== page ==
The New York Times recently lit up the Japanese Twittersphere with a cartoon that was a little too accurate for comfort. In it, a stretcher marked "economy" is loaded into an ambulance with "Abenomics" painted on the side; the vehicle lacks tires and sits atop cinder blocks. Prime Minister Shinzo Abe looks on nervously, holding an IV bag.
The image aptly sums up Japan's failure to gain traction in its push to end deflation. The Bank of Japan's unprecedented stimulus and Abe's pro-growth reforms have yet to spur a recovery in inflation and gross domestic product growth, and the country is yet again in recession. Worse, BOJ Governor Haruhiko Kuroda is rapidly running out of weapons in his battle to eradicate Japan's "deflationary mindset."
Minutes from the central bank's Oct. 31 board meeting, at which officials surprised the world by expanding an already massive quantitative-easing program, show that Kuroda now has a budding mutiny on his hands. Many of his staffers think the central bank has already gone too far to weaken the yen and buy virtually every bond in sight. That's a problem for Kuroda and Abe in two ways.
First, board members warned that the costs of further monetary stimulus outweigh the benefits. We already knew that Kuroda had only won approval for his shock-and-awe announcement by a paper-thin 5-4 margin, and that Takahide Kiuchi dissented when the BOJ boosted bond sales to about $700 billion annually. But the minutes suggest Kuroda came as close to any modern BOJ leader ever has to defeat on a policy move. Cautionary voices like Kiuchi's worry that the BOJ could be "perceived as effectively financing fiscal deficits." I'd say it's too late for that. Of course the BOJ is acting as the Ministry of Finance's ATM, just as Abe intended when he hired Kuroda. Still, the fact is that Kuroda's odds of getting away with yet another Friday surprise are nil at best.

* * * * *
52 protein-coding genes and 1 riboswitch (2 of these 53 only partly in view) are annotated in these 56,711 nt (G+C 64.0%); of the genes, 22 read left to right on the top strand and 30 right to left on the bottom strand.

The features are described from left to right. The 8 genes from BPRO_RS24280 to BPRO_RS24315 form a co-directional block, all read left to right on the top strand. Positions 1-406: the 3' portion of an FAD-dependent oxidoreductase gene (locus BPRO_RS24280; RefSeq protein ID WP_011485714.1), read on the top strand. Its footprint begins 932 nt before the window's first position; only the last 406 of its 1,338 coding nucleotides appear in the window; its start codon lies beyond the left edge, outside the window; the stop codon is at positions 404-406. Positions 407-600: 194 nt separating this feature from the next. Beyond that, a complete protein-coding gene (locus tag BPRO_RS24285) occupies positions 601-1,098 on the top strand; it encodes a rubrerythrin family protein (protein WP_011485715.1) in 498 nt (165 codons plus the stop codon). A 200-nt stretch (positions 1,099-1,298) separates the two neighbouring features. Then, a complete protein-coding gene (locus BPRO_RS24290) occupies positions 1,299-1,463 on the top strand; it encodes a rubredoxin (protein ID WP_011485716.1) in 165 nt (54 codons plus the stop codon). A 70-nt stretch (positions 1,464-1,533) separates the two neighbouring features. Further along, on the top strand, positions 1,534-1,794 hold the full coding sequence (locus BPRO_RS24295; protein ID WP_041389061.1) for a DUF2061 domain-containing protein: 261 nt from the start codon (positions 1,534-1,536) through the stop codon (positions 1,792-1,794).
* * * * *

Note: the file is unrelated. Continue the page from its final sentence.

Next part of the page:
Second, maintaining stability in the bond market just got harder. The only way Kuroda can stop 10-year yields -- currently 0.44 percent -- from spiking as he tries to generate 2 percent inflation is by making ever bigger bond purchases. But fellow BOJ board members will be giving Kuroda less latitude to cap market rates. Japan is lucky in one way: Given that more than 90 percent of public debt is held domestically, Tokyo can the avoid wrath of the "bond vigilantes." Kuroda further neutralized these activist traders by saying there's "no limit" to what he can do to make Abenomics work. The fact that so many of his colleagues are skeptical of the policy, however, undermines Kuroda's credibility. If markets begin to doubt his staying power, yields are sure to rise.
The answer, of course, is for Abe to get more serious about deregulating the economy; that was the thrust of Kiuchi's dissenting vote last month. Unfortunately, progress on Abe's so-called third-arrow reforms is set to slow as Tokyo stops all business to contest a Dec. 14 election. The vote could well leave Abe with a smaller mandate for change than he won in 2012. Whatever the margin, though, the prime minister needs to act faster to increase competitiveness. Or the next thing being placed in an ambulance could be his premiership.
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